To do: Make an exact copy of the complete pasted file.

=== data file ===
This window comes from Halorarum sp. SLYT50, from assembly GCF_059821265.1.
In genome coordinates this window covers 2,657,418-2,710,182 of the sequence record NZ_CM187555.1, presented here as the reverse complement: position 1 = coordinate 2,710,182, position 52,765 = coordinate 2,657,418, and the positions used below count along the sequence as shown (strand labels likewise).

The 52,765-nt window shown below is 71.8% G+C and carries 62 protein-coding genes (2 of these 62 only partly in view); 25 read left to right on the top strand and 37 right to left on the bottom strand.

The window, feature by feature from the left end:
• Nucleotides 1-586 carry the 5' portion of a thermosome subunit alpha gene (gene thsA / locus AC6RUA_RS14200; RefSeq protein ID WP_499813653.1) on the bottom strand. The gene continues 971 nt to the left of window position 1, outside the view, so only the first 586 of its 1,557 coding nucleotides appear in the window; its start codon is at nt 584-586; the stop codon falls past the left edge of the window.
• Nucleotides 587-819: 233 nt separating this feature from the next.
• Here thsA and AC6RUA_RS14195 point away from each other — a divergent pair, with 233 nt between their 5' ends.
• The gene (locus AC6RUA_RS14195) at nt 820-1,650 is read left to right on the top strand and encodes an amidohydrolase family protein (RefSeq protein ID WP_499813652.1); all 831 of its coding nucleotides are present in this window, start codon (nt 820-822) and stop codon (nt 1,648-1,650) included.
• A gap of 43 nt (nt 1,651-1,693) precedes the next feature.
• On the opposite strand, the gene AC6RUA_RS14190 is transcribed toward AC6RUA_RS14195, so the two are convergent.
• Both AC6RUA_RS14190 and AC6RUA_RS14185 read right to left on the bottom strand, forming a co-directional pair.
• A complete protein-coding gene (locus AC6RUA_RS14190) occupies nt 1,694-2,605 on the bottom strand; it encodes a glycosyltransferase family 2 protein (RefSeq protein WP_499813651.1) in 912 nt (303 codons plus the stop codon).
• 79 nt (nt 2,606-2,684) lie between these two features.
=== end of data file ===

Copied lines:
This window comes from Halorarum sp. SLYT50, from assembly GCF_059821265.1.
In genome coordinates this window covers 2,657,418-2,710,182 of the sequence record NZ_CM187555.1, presented here as the reverse complement: position 1 = coordinate 2,710,182, position 52,765 = coordinate 2,657,418, and the positions used below count along the sequence as shown (strand labels likewise).

The 52,765-nt window shown below is 71.8% G+C and carries 62 protein-coding genes (2 of these 62 only partly in view); 25 read left to right on the top strand and 37 right to left on the bottom strand.

The window, feature by feature from the left end:
• Nucleotides 1-586 carry the 5' portion of a thermosome subunit alpha gene (gene thsA / locus AC6RUA_RS14200; RefSeq protein ID WP_499813653.1) on the bottom strand. The gene continues 971 nt to the left of window position 1, outside the view, so only the first 586 of its 1,557 coding nucleotides appear in the window; its start codon is at nt 584-586; the stop codon falls past the left edge of the window.
• Nucleotides 587-819: 233 nt separating this feature from the next.
• Here thsA and AC6RUA_RS14195 point away from each other — a divergent pair, with 233 nt between their 5' ends.
• The gene (locus AC6RUA_RS14195) at nt 820-1,650 is read left to right on the top strand and encodes an amidohydrolase family protein (RefSeq protein ID WP_499813652.1); all 831 of its coding nucleotides are present in this window, start codon (nt 820-822) and stop codon (nt 1,648-1,650) included.
• A gap of 43 nt (nt 1,651-1,693) precedes the next feature.
• On the opposite strand, the gene AC6RUA_RS14190 is transcribed toward AC6RUA_RS14195, so the two are convergent.
• Both AC6RUA_RS14190 and AC6RUA_RS14185 read right to left on the bottom strand, forming a co-directional pair.
• A complete protein-coding gene (locus AC6RUA_RS14190) occupies nt 1,694-2,605 on the bottom strand; it encodes a glycosyltransferase family 2 protein (RefSeq protein WP_499813651.1) in 912 nt (303 codons plus the stop codon).
• 79 nt (nt 2,606-2,684) lie between these two features.